The history of ranking restaurants in Edo, plus eggs in Japan
I have 2 new articles in The Japan Times this month. The first one is my regular monthly Japanese Kitchen column. This time it's about eggs in Japan, the propensity for eating them raw or barely cooked -- and why that's generally safe. The recipe is for the delicious soft-boiled eggs that are often included in ramen, called ni-tamago or aji-tamago (or ajitsuke-tamago). They are very easy to make -- you just need to soft-boil them to the stage you like, and peel them carefully. Then you just marinate them for a day or so. Check it out!
Correction: The recipe refers to sugar, but you don't need any sugar (the mirin adds enough sweetness). If you don't have any mirin you can use about a tablespoon of sugar in the marinade instead (but I recommend using mirin over sugar, since it adds a richer flavor; you could add honey or maple syrup instead for a different dimension). My apologies for the error!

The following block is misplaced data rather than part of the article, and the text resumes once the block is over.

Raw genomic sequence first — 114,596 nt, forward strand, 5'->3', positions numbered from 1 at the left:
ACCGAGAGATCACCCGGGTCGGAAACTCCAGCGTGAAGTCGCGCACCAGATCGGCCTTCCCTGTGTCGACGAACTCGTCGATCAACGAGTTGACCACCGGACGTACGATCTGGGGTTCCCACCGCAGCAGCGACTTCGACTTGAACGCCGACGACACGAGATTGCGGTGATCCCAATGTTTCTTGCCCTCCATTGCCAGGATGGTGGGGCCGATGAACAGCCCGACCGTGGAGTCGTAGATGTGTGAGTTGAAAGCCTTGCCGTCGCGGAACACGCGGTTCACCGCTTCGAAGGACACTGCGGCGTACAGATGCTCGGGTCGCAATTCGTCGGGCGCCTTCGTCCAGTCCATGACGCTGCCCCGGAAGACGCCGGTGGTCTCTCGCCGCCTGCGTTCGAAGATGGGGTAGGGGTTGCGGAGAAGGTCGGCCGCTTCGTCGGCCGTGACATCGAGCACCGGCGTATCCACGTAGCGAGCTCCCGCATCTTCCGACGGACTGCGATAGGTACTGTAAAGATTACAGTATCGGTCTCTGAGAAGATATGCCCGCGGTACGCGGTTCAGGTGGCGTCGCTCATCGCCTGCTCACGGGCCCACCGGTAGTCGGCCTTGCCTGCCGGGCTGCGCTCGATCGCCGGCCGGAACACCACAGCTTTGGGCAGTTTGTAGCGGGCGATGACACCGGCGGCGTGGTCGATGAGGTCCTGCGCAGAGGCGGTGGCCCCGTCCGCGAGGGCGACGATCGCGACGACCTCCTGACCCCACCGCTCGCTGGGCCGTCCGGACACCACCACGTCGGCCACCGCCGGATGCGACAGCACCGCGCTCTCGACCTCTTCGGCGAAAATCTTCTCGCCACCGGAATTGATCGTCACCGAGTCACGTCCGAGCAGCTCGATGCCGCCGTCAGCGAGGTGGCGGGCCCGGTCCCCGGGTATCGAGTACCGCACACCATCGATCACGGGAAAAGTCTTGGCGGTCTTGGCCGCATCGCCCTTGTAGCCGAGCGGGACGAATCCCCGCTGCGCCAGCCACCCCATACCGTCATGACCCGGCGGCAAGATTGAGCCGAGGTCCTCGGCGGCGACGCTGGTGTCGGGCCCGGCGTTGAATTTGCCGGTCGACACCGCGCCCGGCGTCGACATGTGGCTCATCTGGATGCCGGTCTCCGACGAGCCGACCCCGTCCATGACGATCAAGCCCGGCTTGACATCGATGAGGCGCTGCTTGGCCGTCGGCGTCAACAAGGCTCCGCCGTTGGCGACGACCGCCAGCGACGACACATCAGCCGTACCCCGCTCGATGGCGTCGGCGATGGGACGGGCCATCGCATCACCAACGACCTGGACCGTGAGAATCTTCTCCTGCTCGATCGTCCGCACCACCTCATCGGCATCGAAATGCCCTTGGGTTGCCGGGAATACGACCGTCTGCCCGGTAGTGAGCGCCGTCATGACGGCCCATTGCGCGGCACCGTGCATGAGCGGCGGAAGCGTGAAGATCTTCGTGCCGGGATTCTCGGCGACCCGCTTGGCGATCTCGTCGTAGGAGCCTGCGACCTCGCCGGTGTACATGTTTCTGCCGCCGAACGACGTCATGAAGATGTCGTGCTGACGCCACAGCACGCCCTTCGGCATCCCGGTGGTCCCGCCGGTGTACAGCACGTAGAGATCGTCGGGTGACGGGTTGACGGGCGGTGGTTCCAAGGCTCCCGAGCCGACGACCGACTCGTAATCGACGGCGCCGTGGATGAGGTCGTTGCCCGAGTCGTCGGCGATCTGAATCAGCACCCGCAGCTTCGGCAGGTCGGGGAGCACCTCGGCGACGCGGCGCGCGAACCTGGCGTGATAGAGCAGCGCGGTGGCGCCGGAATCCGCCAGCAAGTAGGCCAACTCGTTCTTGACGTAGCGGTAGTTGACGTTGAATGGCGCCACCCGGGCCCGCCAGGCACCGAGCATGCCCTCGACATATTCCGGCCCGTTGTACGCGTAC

- The raw appeal of eggs in The Japan Times
The second article was for a special pullout section issued for the Summer Davos conference held by the World Economic Forum. It's about the history of ranking restaurants and other eating places, food, and related things in Japan -- they were already doing it in the Edo period in the 18th century. This article was really fun to research and write. I especially liked the anecdote about the poor samurai in the 19th century who had to apologize profusely for serving a cheaper sweet to his guests than the top-ranking one that was de rigueur at the time. There's also an image of a board game played with dice (sugoroku) that lists many famous eateries and food shop of Edo in the 1850s.
- Ranking restaurants, food a centuries old tradition in The Japan Times
You can see an image of a ryouri-ya banzuke or restaurant ranking from 1852 on this page. The restaurants are arbitrarily divided into "East" and "West" teams and given sumo rankings.
Let me know if you liked either of these articles! ^_^